An itch of curiosity began.  I wondered if weaving creative practices into community organizing would enrich leadership development and deepen the experience of empowerment for local communities.  And I wondered if it would help to accelerate the changes we wanted to achieve.  What it would it be like for the communities I worked with to uncover the power in their stories and their vision for a different world using art—images, movement and dance, song, and theatre? Might it make our vision for justice clearer, more lucid, more compelling, both to ourselves and to the policymakers we wanted to influence?  As a faith-based organization, might it help us to practice our faith in a radical way, to experience ourselves as modern prophets, heroes united, bringing forth God’s justice and equality?

I decided to earn a Master’s of Divinity because I wanted to test my thesis.  I wanted to see if cultivating creativity in social movements would strengthen leadership development.  I wanted to see if using the arts would empower communities to not just paint the picture of their vision for justice but to call it forcefully into reality.  And I wanted to grow in my own capacity as a leader, in the same tradition of MLK, Jr and Gandhi.  

Sugar and Social Justice

In 37 years, the rate of diabetes in the United States QUINTUPLED.  According to National Geographic from August 2013, there are now more than 22 million Americans living with diabetes.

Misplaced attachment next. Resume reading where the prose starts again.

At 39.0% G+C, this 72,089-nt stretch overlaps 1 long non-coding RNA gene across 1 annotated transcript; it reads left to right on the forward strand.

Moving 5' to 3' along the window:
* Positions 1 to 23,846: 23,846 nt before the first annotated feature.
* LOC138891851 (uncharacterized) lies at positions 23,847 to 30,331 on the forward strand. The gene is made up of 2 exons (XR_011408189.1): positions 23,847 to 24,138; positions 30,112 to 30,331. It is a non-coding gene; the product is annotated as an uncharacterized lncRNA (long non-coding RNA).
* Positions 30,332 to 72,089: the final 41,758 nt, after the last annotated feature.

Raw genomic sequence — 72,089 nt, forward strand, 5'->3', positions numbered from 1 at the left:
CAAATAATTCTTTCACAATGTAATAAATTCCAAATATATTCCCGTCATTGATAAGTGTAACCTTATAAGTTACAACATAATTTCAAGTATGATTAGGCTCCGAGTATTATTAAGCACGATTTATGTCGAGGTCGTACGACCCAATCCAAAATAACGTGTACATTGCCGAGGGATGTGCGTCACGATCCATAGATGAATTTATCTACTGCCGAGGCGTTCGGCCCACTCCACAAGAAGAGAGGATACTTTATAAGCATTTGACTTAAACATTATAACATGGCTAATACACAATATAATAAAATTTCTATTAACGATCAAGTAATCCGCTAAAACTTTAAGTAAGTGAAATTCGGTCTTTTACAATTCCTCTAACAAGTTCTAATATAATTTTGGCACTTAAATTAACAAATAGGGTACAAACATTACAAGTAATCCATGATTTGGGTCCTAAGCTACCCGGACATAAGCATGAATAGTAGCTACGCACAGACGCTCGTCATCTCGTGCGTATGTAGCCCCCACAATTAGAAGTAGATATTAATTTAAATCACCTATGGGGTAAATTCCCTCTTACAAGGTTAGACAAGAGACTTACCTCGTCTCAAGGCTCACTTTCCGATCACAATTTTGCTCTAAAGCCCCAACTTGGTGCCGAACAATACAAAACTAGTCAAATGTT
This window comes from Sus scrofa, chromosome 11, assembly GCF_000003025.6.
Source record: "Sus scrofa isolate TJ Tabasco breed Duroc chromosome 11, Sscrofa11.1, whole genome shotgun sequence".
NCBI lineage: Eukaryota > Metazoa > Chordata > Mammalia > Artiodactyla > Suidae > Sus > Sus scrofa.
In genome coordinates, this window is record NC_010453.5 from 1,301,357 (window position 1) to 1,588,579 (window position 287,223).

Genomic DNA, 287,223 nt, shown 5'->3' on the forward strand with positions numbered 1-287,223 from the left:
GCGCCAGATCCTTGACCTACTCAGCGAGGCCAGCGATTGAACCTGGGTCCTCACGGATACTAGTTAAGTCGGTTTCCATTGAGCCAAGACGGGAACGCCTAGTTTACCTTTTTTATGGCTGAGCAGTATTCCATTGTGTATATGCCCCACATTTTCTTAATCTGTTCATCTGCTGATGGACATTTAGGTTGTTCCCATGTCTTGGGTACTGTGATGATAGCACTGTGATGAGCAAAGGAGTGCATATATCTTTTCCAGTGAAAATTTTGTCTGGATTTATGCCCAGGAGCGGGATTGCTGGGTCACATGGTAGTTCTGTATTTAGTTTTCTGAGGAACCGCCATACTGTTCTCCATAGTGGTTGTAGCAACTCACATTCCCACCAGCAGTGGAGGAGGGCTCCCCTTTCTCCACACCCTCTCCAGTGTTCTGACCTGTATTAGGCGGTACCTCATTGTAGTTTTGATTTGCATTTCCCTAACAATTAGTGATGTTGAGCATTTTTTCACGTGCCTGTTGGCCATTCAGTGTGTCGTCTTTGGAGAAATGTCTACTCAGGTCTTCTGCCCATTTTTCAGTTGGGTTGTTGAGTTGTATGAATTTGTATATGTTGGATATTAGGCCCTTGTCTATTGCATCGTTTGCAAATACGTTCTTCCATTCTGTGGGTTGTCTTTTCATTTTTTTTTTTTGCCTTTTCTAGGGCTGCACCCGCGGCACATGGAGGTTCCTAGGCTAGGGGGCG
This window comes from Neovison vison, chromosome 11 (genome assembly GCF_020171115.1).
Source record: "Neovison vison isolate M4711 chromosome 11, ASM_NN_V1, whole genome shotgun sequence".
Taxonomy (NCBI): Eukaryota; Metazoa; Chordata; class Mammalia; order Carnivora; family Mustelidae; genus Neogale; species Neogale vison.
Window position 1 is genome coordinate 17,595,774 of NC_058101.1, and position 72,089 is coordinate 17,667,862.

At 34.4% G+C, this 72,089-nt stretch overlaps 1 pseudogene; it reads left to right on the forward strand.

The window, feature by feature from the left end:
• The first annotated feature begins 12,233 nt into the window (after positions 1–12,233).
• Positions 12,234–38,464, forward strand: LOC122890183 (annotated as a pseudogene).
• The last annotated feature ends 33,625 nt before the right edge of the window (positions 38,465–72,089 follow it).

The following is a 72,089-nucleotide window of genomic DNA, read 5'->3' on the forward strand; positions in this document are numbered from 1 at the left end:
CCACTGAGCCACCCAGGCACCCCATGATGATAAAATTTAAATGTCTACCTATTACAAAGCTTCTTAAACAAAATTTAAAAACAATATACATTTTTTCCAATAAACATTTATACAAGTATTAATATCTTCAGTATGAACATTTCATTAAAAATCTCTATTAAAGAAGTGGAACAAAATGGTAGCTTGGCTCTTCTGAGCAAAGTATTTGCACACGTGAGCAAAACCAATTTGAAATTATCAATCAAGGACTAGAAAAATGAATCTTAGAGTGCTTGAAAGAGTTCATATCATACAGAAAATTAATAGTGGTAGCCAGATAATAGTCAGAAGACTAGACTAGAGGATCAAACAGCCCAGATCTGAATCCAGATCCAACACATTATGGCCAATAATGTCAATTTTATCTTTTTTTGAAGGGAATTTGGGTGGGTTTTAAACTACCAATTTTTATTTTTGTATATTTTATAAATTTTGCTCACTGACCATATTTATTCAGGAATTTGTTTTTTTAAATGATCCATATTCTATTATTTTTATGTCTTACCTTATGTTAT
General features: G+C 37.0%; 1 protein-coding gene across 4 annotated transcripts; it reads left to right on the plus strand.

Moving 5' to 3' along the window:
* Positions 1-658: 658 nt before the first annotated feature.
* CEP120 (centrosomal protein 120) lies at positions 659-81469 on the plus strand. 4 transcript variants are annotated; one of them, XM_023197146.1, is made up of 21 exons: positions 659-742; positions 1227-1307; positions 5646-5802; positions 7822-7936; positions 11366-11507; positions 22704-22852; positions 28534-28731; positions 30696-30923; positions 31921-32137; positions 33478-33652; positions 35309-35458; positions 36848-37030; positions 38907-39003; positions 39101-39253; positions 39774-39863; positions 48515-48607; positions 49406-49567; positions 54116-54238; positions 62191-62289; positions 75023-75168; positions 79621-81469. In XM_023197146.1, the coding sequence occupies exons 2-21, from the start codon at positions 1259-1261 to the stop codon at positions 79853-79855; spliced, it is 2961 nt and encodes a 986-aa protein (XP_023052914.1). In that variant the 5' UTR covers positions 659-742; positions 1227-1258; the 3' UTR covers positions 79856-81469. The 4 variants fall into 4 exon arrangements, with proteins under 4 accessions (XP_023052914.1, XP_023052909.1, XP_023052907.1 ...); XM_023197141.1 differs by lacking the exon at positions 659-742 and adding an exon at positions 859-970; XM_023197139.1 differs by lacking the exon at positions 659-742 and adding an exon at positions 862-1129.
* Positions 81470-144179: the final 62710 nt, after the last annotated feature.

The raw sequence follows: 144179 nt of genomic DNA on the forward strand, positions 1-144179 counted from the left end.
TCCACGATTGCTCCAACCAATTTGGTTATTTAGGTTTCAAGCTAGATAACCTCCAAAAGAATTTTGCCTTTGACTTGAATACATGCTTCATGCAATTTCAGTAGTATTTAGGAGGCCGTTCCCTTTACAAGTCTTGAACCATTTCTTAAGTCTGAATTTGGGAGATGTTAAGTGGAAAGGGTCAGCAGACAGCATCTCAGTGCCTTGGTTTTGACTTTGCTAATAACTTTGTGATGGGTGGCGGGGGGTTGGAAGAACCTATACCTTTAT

The primary cause?  Sugar.  It’s in everything.  Bread and cereal, processed lunch meats, yogurt, ketchup, and of course, soda.  The average can of coke contains 8 teaspoons of sugar. Low-fat yogurt has more than 6 tsp. National Geographic reports that the average American consumes almost 23 teaspoons of sugar a day!  For perspective, that’s equivalent to 1,135 cups of rice. 

As the rate of diabetes skyrockets, sugar in the US diet also contributes to high cholesterol and high blood pressure. 

Who suffers the most?  The poor.  People who live in neighborhood food deserts, where it's challenging to find fresh, whole food.  People who can't afford to buy food for a week at the grocery store and rely on fast food.  People who have Medicaid, which can make it hard to access good primary care doctors.